Philadelphia joins in with worldwide protests for Venezuela | The Triangle

Philadelphia joins in with worldwide protests for Venezuela

A large part of Philadelphia’s Venezuelan community met at the Francisco De Miranda statue by the Benjamin Franklin Parkway Tuesday night in solidarity with several other Venezuelan communities around the U.S. The protest’s agenda was to unite against the government of Nicolas Maduro, the serving President of Venezuela. (Photograph by Maria Paula Mijares for The Triangle.)

A group of over 100 Venezuelans protested in Center City Philadelphia against the government of Nicolas Maduro on the afternoons of April 30 and May 1. The protest was motivated by opposition leader Juan Guaido’s call in the morning of April 30 after he was joined with military officers to liberate Leopoldo Lopez, an opposition politician who was arrested in 2014, and to overthrow Maduro’s government.  

The group, reunited by a statue of the Venezuelan founding father Francisco De Miranda at on Benjamin Franklin Parkway, included people holding several flags and posters saying “Democracy for Venezuela,” “Guaido, the World is With You” and “Maduro Dictator,” while signing the country’s national anthem.

The protest in favor of Guaido, which is part of what the opposition calls “The Operation Freedom,” was organized by Casa de Venezuela Philadelphia y Casa de Venezuela Delaware, both of which are groups of the Venezuelan community in the Greater Philadelphia and Delaware Valley regions, respectively.

“The interim president Juan Guaido called everyone to the streets as demonstration to begin the process of freedom and it was supposed to be on May 1, but this morning, when we woke up at 6 a.m., we saw the videos of Juan Guaido and Leopoldo Lopez in La Carlota, which is a military airport, and we were called on duty, that’s why we are here. We are excited, but we are also really nervous because we don’t know what’s gonna happen,” said Rossana Arteaga-Lopenza, the director of Casa de Venezuela Delaware.

These protests were held worldwide, due to the fact that around 3.4 million Venezuelans have emigrated from their country. Venezuela currently has one of the biggest refugee crises in the continent, according to data by the United Nations High Commissioner for Refugees. Washington D.C., New York, Boston, Madrid, Bogota, Buenos Aires, London and Berlin are some other cities where these protests were held in solidarity with Venezuela. This emigration crisis is caused by the country’s high crime rate along with the extreme scarcity of food and medicines, and the over 1,000,000 percent hyperinflation that has been growing exponentially, according to a report by the International Monetary Fund. According to the Office of Admissions, the Venezuelan undergraduate population at Drexel is comprised of around 30 students.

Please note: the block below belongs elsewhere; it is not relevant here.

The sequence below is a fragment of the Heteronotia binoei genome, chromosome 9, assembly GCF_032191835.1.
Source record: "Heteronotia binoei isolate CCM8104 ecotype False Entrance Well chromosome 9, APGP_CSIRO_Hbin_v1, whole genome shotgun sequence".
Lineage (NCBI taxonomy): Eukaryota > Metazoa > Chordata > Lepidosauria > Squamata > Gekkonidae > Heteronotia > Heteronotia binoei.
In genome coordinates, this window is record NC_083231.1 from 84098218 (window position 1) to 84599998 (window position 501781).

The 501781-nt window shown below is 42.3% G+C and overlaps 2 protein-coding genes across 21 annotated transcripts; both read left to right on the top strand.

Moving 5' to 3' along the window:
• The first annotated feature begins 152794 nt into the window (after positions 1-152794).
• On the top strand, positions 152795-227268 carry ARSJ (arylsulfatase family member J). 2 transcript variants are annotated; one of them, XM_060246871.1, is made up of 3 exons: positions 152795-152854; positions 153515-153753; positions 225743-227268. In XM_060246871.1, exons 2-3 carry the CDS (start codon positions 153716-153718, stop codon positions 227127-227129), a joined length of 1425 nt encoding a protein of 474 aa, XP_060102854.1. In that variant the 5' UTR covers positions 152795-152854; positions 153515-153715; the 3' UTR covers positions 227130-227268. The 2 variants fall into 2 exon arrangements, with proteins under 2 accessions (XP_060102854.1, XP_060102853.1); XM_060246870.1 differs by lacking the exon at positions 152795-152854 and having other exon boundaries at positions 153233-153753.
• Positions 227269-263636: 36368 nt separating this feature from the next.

At the time the protests were held, Maduro did not make any official declarations. However, Diosdado Cabello, the vice-president of the government’s party, made a declaration from the presidential palace saying that the military forces were controlled and there were not any irregular situations May 1. While he was making these declarations, the government-controlled-militias, colloquially named “colectivos,” went to La Carlota and had a clash with the group of militaries that were backing Guaido while civilians were protesting.

Photograph by Maria Paula Mijares for The Triangle.

In these two days of protest, 4 people were killed and 178 people were injured 15 of whom were minors, according to UNICEF; 168 people were arrested 13 of whom were minors, according to the NGO Foro Penal.

During Maduro’s administration, two other big protest periods have occurred. The first one was in 2014 after the arrest of Lopez and it lasted almost four months. The second protest period was in 2017 and lasted five months after the Supreme Court, which is composed by Maduro’s party allies, dismissed the democratically elected National Assembly that had opposition majority. Additionally, as a result of the protests in both years, hundreds of Venezuelans were killed by repression of the military forces and thousands were arrested.

Despite this, in May 2017 Maduro was elected for a second presidential term in elections that were held six months before the established constitutional period when all the major opposition leaders were banned by the government to postulate in political positions and when the international community classified the election as illegal.

The participation rate in this election was of 46.02 percent, according to the Venezuelan National Electoral Council, being the elections with the lowest participation in the nation. This is the main reason why, at the beginning of this year, when Maduro was sworn for his second presidential period, the National Assembly did not recognize him and established Guaido as the country’s interim president. Ever since, Guaido has being recognized as the legitimate president of the country by the Organization of American States and over 50 countries, including the US, Colombia, Canada and Spain.

Guaido announced this is going to be the beginning of escalated protests until they are able to make a general labor strike. More actions from the opposition are expected to happen in Venezuela in the following days.